This is a story about the long haul, the journey, and the path of life we travel. This story begins in Winnipeg and ends in British Columbia.
Many years ago when I first heard the name Terry Fox, I had no idea what his journey would mean to me personally.
This tenacious and determined young man was born in Winnipeg Manitoba in 1958. A city I know well as I was born there in 1956. His mother Betty would become a cheerleader and advocate for his cause. Something I can relate to having had the amazing opportunity to do so for my family.
He grew up in Port Coquitlam British Columbia and loved sports. I, on the other hand, have no talent, ability, or joy in participating in sports, but I do admire those who can. Terry competed in basketball and cross country running. He had the mental toughness to succeed. I am in awe of Terry who had this mental toughness and ability at such a young age. In my early years I did not have this kind of confidence.
On March 9, 1977, Terry discovered that he had a malignant tumour in his right leg which resulted in being amputated above the knee. At the time I was planning a September wedding to my high school sweetheart. Terry’s life was impacted by a diagnosis. Mine was starting a life full of adventure and hope, both of us unaware of what life would require of us.
Each of us at different ends of a scale. Both with equal opportunity to dig deep when life goes sideways.
Terry’s hero's journey begins the month of February 1979 as he decides to train for a run across Canada from the east to the west coast to raise money and awareness for cancer research.
April 12, 1980, Terry dips his artificial leg in the Atlantic Ocean in St. John’s Newfoundland and begins his marathon as he runs 43 km (23 miles) per day which takes him through 6 provinces. I have visited St. John’s Newfoundland as my very dear friend and Soul Genesis mentor resides just outside the city. It is a breathtaking province with beautiful but rugged terrain. I cannot fathom running alongside the highway in winds and weather that can be hurricane quality. Terry did! With his small crew following behind in a van collecting the funds from the scores of people giving what they could. And being there for him when he needed rest.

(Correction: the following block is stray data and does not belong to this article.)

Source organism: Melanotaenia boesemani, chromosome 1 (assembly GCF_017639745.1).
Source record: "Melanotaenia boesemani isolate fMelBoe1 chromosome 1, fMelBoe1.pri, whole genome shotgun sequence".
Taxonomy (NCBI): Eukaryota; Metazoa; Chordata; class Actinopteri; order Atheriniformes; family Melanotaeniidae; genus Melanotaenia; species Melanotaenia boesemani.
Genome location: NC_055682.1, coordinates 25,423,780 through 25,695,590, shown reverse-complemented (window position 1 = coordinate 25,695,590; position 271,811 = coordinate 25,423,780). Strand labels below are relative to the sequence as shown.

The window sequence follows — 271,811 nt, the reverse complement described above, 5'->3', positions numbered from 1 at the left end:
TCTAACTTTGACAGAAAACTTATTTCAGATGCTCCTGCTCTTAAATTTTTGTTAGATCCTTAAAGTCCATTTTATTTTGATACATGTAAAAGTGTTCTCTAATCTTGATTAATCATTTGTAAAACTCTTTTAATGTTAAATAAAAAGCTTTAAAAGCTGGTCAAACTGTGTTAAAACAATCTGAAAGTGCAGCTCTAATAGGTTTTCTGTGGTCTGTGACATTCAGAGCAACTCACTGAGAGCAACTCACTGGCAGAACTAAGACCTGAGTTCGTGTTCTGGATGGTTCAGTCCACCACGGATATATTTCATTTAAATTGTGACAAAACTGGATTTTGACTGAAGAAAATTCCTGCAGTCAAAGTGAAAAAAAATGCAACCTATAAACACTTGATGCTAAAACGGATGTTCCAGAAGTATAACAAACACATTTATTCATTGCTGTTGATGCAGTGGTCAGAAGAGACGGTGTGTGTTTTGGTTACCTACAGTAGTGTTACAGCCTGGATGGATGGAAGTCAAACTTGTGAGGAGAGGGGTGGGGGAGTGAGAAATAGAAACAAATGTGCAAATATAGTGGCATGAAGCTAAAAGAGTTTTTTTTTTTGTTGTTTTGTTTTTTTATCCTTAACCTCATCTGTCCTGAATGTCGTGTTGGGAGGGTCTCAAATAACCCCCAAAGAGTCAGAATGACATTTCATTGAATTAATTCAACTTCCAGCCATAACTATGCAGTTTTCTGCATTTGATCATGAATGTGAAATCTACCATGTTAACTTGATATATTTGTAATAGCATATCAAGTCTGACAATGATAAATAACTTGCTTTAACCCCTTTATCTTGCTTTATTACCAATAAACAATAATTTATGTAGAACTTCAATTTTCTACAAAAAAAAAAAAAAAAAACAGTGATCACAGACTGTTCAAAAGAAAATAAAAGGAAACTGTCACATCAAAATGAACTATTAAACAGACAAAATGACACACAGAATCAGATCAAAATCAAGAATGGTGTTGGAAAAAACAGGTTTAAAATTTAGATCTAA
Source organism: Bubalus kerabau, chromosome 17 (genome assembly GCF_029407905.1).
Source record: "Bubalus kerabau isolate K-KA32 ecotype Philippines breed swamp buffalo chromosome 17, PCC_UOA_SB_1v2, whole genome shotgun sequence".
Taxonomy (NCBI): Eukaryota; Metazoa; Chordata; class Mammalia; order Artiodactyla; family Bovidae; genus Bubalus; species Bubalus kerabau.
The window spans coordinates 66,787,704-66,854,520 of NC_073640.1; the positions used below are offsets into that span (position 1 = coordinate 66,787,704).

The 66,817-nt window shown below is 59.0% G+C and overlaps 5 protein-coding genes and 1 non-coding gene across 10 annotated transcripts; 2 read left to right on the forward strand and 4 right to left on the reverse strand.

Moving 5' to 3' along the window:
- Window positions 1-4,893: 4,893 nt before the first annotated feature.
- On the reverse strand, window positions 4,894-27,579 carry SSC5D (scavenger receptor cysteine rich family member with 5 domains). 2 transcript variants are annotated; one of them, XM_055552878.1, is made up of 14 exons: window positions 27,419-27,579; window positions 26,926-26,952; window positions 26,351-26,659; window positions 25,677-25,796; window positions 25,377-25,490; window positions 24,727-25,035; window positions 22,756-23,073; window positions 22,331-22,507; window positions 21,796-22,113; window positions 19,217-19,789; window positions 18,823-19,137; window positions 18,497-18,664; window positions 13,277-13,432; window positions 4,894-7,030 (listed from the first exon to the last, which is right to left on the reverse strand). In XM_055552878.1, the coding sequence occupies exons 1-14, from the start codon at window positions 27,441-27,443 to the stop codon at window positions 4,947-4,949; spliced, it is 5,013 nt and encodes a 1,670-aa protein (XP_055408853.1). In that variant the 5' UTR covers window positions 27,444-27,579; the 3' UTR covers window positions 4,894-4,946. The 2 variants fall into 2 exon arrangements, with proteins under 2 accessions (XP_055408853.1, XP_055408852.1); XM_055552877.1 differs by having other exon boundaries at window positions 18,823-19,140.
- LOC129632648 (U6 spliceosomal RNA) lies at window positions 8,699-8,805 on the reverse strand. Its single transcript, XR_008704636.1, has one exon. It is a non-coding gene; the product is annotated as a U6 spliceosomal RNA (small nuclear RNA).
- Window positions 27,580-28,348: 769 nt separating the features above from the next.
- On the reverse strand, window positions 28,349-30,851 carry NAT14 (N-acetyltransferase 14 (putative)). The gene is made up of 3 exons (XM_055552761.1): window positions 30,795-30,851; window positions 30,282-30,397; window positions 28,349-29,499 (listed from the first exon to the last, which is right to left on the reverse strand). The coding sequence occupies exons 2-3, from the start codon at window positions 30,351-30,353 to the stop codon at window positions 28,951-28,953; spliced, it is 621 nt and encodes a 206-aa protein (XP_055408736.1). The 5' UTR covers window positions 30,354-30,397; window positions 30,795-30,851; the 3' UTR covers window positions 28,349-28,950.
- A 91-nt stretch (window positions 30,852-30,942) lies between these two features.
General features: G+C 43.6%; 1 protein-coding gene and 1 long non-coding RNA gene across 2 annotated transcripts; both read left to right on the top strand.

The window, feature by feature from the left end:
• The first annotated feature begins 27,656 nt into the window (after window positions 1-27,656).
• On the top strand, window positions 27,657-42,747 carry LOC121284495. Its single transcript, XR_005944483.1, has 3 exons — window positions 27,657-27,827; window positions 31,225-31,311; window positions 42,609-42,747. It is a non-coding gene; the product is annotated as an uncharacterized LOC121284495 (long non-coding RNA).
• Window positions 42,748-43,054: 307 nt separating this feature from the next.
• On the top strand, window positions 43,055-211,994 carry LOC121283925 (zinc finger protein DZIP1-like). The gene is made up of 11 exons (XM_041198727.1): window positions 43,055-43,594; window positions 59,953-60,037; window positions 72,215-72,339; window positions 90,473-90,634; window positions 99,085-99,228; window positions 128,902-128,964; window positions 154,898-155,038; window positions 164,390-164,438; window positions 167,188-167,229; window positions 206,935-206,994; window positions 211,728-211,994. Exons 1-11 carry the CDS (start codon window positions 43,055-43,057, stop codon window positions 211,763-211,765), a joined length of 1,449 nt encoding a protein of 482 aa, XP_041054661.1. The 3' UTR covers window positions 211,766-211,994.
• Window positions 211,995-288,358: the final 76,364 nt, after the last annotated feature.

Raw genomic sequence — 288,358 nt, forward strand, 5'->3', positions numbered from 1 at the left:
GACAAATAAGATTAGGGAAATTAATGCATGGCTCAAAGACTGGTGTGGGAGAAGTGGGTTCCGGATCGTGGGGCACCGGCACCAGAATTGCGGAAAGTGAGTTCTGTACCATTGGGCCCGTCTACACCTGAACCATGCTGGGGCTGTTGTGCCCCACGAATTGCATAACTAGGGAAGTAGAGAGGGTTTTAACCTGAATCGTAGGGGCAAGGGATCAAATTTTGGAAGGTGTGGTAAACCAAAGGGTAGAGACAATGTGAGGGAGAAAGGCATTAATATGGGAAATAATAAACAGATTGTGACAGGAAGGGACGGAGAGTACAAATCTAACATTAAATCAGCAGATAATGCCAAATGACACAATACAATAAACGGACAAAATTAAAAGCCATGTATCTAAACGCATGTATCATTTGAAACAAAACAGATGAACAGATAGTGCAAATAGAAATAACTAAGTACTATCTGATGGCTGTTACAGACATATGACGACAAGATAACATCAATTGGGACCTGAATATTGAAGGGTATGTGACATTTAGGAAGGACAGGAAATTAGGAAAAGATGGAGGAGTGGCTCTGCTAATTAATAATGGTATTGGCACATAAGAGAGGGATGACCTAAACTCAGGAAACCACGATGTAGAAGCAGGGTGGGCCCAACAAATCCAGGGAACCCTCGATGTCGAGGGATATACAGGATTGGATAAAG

1980 my life was in the city of Thunder Bay, Ontario. My husband’s career had us living in the port city with beautiful Lake Superior and amazing landscapes.
September 1, 1980, after 143 days and 5,373 kilometers (3,339 miles) in a news conference held in Thunder Bay, it was announced Terry’s primary cancer had spread to his lungs and his Marathon of Hope would be suspended while he received treatment.
My husband and I heard this sad news while we were on holiday in Toronto, Ontario. I remember weeping & feeling so sad; my compassion for the handsome, curly-haired young man who brought a nation together in courage and hope. His message to the country was “I’m gonna do my very best. I’ll fight. I promise I won’t give up.”
Sadly on June 28, 1981, Terry died in New Westminster British Columbia just shy of his 23rd birthday.
The Terry Fox Foundation to date has raised over $800 million dollars worldwide for cancer research. Betty Fox, his mother became the spokesperson and familiar face at the events. Before her death in 2011 she had spoken to more than 400,000 school children and her parting words in every speech, “Never, ever give up on your dreams.”
We returned to Thunder Bay one summer on a family vacation. We took our children to view the statue of the young man who they learned about in school. It was a poignant moment and it will be several years before my husband and I return.
As our children grew, we go through life transitions that only family can bring about, many times I had to dig deep into my resources to find strength and courage to fight and not give up.
In 2013 my husband was one of the casualties of the economy and after 16 years working globally for a company found himself in the land of unemployment. It was devastating news however with his skill set he was not too concerned. And the opportunities would come. The wait was on and on and on.
As the realization the economy was not aligning opportunities, we decided in 2015 to relocate to British Columbia. Our destination was not defined – however; we had strong feelings around the Coquitlam or Abbotsford area near to where Terry Fox grew up. The early dream to retire in this province was going to become a reality. Although we were not ready to hang up our businesses we thought it would be a nice gateway to a slower pace for the next transition.
A May injury to my husband's ankle had me doing all the packing and prep work for our big move to British Columbia.
Nothing is going to stop us. My husband has Terry’s mental toughness to succeed and determination to make his dreams come true. I was not sure about my abilities.
We got excited and the sale of our home was to be finalized on Oct 1. Life was about to take a detour. My husband has now been fitted with a walking cast which had created a wound on his foot. Being a diabetic this was a serious development. Our 38th wedding anniversary on September 23 was celebrated in the hospital with the announcement his right leg would be amputated below the knee.